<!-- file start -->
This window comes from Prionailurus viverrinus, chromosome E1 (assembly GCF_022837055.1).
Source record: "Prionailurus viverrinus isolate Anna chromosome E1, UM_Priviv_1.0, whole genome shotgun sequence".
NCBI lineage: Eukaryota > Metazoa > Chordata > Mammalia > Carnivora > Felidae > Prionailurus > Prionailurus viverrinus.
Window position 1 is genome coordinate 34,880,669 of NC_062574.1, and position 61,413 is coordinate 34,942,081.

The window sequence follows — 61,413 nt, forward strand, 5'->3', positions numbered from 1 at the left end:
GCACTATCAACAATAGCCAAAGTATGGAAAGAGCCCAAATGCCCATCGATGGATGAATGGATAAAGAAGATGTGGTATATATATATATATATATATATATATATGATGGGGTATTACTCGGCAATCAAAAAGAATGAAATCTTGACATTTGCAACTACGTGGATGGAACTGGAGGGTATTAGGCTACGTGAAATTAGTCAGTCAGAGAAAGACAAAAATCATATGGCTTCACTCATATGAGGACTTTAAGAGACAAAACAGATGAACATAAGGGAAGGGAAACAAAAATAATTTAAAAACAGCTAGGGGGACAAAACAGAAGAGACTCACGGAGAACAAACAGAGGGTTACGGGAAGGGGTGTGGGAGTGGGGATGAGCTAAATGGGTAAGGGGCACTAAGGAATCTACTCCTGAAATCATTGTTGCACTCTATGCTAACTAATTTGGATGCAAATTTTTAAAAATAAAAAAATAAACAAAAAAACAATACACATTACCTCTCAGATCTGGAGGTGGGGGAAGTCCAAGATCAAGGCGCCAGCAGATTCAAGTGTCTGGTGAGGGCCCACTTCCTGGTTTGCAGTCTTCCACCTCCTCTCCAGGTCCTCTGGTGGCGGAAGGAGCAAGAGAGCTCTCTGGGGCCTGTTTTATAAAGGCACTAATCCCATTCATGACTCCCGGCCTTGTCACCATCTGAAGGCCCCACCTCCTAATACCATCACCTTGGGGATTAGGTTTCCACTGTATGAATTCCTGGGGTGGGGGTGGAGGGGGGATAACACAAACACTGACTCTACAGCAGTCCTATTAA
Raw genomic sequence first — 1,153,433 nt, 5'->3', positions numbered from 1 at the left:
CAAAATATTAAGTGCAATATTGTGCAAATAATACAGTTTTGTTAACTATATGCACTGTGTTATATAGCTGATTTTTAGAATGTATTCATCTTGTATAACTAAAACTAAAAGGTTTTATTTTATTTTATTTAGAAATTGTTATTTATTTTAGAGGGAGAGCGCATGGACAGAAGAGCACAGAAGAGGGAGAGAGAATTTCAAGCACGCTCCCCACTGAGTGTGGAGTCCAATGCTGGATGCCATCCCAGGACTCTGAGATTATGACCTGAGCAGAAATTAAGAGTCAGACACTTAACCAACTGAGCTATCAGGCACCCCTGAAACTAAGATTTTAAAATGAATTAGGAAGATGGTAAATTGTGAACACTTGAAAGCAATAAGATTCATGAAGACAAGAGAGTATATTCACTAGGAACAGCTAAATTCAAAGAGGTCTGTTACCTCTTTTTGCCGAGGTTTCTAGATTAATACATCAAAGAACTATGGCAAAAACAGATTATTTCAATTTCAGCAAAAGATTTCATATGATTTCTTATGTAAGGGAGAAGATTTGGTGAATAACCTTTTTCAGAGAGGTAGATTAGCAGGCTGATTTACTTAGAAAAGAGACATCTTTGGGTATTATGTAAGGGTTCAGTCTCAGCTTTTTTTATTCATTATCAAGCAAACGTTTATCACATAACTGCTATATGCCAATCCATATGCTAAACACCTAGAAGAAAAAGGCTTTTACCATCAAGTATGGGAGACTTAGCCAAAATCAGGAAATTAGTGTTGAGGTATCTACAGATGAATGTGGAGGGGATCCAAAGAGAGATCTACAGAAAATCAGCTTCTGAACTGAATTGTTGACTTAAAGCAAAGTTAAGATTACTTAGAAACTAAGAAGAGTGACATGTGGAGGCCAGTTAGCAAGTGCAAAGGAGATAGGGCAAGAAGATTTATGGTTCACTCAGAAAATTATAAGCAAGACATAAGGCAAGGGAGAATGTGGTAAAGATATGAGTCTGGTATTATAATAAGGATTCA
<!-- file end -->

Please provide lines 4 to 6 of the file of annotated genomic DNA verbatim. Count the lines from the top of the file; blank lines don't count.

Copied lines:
Window position 1 is genome coordinate 34,880,669 of NC_062574.1, and position 61,413 is coordinate 34,942,081.

The window sequence follows — 61,413 nt, forward strand, 5'->3', positions numbered from 1 at the left end:
GCACTATCAACAATAGCCAAAGTATGGAAAGAGCCCAAATGCCCATCGATGGATGAATGGATAAAGAAGATGTGGTATATATATATATATATATATATATATATGATGGGGTATTACTCGGCAATCAAAAAGAATGAAATCTTGACATTTGCAACTACGTGGATGGAACTGGAGGGTATTAGGCTACGTGAAATTAGTCAGTCAGAGAAAGACAAAAATCATATGGCTTCACTCATATGAGGACTTTAAGAGACAAAACAGATGAACATAAGGGAAGGGAAACAAAAATAATTTAAAAACAGCTAGGGGGACAAAACAGAAGAGACTCACGGAGAACAAACAGAGGGTTACGGGAAGGGGTGTGGGAGTGGGGATGAGCTAAATGGGTAAGGGGCACTAAGGAATCTACTCCTGAAATCATTGTTGCACTCTATGCTAACTAATTTGGATGCAAATTTTTAAAAATAAAAAAATAAACAAAAAAACAATACACATTACCTCTCAGATCTGGAGGTGGGGGAAGTCCAAGATCAAGGCGCCAGCAGATTCAAGTGTCTGGTGAGGGCCCACTTCCTGGTTTGCAGTCTTCCACCTCCTCTCCAGGTCCTCTGGTGGCGGAAGGAGCAAGAGAGCTCTCTGGGGCCTGTTTTATAAAGGCACTAATCCCATTCATGACTCCCGGCCTTGTCACCATCTGAAGGCCCCACCTCCTAATACCATCACCTTGGGGATTAGGTTTCCACTGTATGAATTCCTGGGGTGGGGGTGGAGGGGGGATAACACAAACACTGACTCTACAGCAGTCCTATTAA